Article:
Columns > Published on March 1st, 2023

The Bitten Word: A Writing Exercise

Header image by Roy Christopher

Quoting and paraphrasing are common in writing disciplines such as journalism and academia, but plagiarism is anathema, punishable by excommunication. While endemic to the creative practices of hip-hop, the practice of interpolation is also hotly debated. The orthodox rule there was no biting, but if you can take what someone else wrote and make it better, that’s worthy of respect. “I can take a phrase that’s rarely heard,” Rakim once rapped, “Flip it, now it’s a daily word.” Because of the perils of plagiarism, in writing practice, riffing on the work of another is not widely accepted, but it can be quite fruitful.

While some still consider the interpolation of rap lyrics an act of biting, others see such a move as metaphorical and central to the art form and indeed historical African oral traditions. In the use of allusive appropriation in hip-hop, a practitioner must make something new while still adhering to the traditions of hip-hop. In this way, lyrical allusions can be viewed a lot like the musical samples over which they’re spoken. The tension between biting and innovating has been around since the beginning of recorded rap. The lyrics to the Sugarhill Gang’s 1979 hit, “Rapper’s Delight,” were lifted straight from the streets. The fact that those verses belonged originally to Grandmaster Caz and the Cold Crush Brothers is the oldest bit of rap lore. One person’s clever quip is another’s cliché. Novelty is as cognitive as it is cultural.

My most used example of this practice comes from Eminem. In his 2000 song “The Way I Am,” he says:

An allusion [...] is a great place to nod to your network and to hide information from your enemies. Try it!

I am whatever you say I am

If I wasn’t, then why would I say I am?

His words have their direct meaning in response to his treatment in the news media at the time, but they also allude to the 1987 rap song, “As the Rhyme Goes On,” by Eric B. & Rakim. In the earlier song, Rakim raps:

I’m the R to the A to the K-I-M
If I wasn’t, then why would I say I am?

The line has also been flipped by Nas (on both “Got Ur Self a…” and “You’re Da Man”), Jay-Z (on “Supa Ugly”), and Curly Castro (on ShrapKnel’s “Lazy Dog”). Allusions as such pose a communicative problem in that they employ and require shared knowledge. At least a passing familiarity with the Eric B. & Rakim song interpolated by Eminem heightens its meaning, gives it another layer of significance and signification.

They’re also a great way to learn and improve your craft. Ursula Le Guin once said that while musicians practice by playing another’s music, we expect writers to just bust out with their own work from the start. Kathy Acker used to rewrite great novels as a writing practice, some of which ended up in her published books. You can write and rewrite whatever you want in your practice.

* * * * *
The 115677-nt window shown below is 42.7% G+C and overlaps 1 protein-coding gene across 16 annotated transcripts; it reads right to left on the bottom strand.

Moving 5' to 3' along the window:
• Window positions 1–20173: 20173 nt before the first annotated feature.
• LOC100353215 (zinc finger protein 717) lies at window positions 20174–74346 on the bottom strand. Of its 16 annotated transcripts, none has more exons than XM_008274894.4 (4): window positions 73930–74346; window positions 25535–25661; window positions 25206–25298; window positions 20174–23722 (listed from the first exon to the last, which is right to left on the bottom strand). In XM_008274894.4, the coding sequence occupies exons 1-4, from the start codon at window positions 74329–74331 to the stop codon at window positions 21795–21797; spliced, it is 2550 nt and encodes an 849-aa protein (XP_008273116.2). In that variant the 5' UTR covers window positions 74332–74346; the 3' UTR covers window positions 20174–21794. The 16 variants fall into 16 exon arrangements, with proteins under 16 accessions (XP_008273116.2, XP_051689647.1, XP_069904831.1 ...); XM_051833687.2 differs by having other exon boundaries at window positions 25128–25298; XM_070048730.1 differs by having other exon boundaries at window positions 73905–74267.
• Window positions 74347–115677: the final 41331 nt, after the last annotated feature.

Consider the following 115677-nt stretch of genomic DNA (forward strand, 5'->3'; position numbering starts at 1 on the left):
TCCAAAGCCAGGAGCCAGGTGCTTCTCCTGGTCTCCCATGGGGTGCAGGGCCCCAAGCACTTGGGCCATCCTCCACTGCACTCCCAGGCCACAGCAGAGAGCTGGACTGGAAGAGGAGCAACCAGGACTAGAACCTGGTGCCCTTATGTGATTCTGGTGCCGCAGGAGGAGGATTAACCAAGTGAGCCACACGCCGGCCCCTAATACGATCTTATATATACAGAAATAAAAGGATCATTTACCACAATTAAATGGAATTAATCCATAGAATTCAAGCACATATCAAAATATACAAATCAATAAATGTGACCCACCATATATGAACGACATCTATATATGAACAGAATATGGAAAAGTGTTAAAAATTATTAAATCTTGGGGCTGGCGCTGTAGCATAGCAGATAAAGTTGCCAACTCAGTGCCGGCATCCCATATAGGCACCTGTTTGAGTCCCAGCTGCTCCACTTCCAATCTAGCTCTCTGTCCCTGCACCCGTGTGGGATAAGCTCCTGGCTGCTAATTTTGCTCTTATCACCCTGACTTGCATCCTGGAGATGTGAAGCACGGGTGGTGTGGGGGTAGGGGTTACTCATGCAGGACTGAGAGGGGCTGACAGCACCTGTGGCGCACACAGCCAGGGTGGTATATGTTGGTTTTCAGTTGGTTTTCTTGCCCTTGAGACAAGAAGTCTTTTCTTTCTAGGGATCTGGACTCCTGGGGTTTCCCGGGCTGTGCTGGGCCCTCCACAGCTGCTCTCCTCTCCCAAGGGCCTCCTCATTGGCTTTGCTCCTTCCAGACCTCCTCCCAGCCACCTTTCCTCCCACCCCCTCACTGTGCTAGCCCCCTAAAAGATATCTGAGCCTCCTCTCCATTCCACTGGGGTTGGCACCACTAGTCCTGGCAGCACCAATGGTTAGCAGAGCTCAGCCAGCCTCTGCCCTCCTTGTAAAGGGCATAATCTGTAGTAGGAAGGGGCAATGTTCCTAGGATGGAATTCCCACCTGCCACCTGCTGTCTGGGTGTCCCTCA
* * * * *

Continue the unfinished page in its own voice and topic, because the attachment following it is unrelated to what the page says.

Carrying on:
You can use allusions and interpolations yourself as a writing exercise. Take your favorite bar from a rap song or a line from a poem or a book, find the central idea, and flip it. For example, on Public Enemy’s “Welcome to the Terrordome,” Chuck D raps:

When I get mad,
Put it down on a pad,
Give you something that you never had

I rewrote that like this:

I lace the white page
When I write with rage

It might not be quite as forceful or have as much impact as Chuck’s version, but it’s mine. 

Another way to approach this is by recontextualizing a lyric. You can use a bar as a jumping off point or you can introduce a bar with your own, giving the latter new meaning. This is common in hip-hop and a common exercise in improvisations of all sorts.

On the song, “Get Off My Dick and Tell Yo’ Bitch to Come Here,” a less family-friendly Ice Cube raps:

All I got is hard dick and bubblegum
Just ran out, my last stick, is where I’m comin’ from

Several other rappers have interpolated this line: Blueface on “Disrespectful,” Fabolous on “Bubble Gum,” Big L on “7-Minute Freestyle,” Jay-Z on “Show You How,” Bun B “Pourin’ Up,” and Gucci Mane on “Killin’ It,” among others.

In my song-in-progress, “A Song Called Quest,” I re-introduced the second line with this one:

All this dynamite is getting quite cumbersome
Just ran out, my last stick, is where I’m comin’ from

Changing the first line gives the second line a whole new context and meaning by changing what the word “stick” is referring to.

This is a good writing exercise for loosening up, for expanding your practice, or just for getting better at paraphrasing. It can also be applied as an advanced technique for hiding messages or references in your work. As in the Eminem example above, if you don’t know the Rakim lyric, you’re not in on the reference. You get left out. An allusion like this is a great place to nod to your network and to hide information from your enemies. Try it!

If you happen to try the exercise above, feel free to share. I’d love to see what you come up with.

Get Boogie Down Predictions: Hip-Hop, Time, and Afrofuturism by Roy Christopher at Bookshop or Amazon

About the author

Roy Christopher is an aging BMX and skateboarding zine kid. That’s where he learned to turn events and interviews into pages with staples. He has since written about music, media, and culture for everything from books and blogs to national magazines and academic journals. His books include Dead Precedents (Repeater, 2019), Boogie Down Predictions(Strange Attractor, 2022), and Escape Philosophy (punctum, 2022), among others. He holds a Ph.D. in Communication Studies from the University of Texas at Austin. As a child, he solved the Rubik’s Cube competitively.

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